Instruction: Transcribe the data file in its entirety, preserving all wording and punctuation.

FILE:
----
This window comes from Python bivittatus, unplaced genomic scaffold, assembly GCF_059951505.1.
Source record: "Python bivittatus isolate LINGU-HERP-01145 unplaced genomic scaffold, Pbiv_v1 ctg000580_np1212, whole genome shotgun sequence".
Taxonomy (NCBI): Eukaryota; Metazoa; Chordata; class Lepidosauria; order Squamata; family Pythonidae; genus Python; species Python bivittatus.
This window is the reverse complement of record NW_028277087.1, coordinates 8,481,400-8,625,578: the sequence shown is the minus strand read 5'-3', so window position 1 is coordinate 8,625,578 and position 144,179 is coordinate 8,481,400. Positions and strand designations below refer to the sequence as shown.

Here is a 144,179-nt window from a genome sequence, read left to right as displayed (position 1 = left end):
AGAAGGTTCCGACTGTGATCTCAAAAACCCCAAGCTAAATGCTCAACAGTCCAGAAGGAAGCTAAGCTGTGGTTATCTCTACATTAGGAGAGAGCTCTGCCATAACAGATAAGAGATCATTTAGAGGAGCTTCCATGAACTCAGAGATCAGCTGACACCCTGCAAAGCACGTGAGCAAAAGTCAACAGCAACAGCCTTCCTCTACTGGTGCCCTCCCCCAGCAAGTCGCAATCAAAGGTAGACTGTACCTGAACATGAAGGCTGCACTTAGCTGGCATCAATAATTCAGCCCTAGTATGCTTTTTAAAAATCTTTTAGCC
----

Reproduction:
This window comes from Python bivittatus, unplaced genomic scaffold, assembly GCF_059951505.1.
Source record: "Python bivittatus isolate LINGU-HERP-01145 unplaced genomic scaffold, Pbiv_v1 ctg000580_np1212, whole genome shotgun sequence".
Taxonomy (NCBI): Eukaryota; Metazoa; Chordata; class Lepidosauria; order Squamata; family Pythonidae; genus Python; species Python bivittatus.
This window is the reverse complement of record NW_028277087.1, coordinates 8,481,400-8,625,578: the sequence shown is the minus strand read 5'-3', so window position 1 is coordinate 8,625,578 and position 144,179 is coordinate 8,481,400. Positions and strand designations below refer to the sequence as shown.

Here is a 144,179-nt window from a genome sequence, read left to right as displayed (position 1 = left end):
AGAAGGTTCCGACTGTGATCTCAAAAACCCCAAGCTAAATGCTCAACAGTCCAGAAGGAAGCTAAGCTGTGGTTATCTCTACATTAGGAGAGAGCTCTGCCATAACAGATAAGAGATCATTTAGAGGAGCTTCCATGAACTCAGAGATCAGCTGACACCCTGCAAAGCACGTGAGCAAAAGTCAACAGCAACAGCCTTCCTCTACTGGTGCCCTCCCCCAGCAAGTCGCAATCAAAGGTAGACTGTACCTGAACATGAAGGCTGCACTTAGCTGGCATCAATAATTCAGCCCTAGTATGCTTTTTAAAAATCTTTTAGCC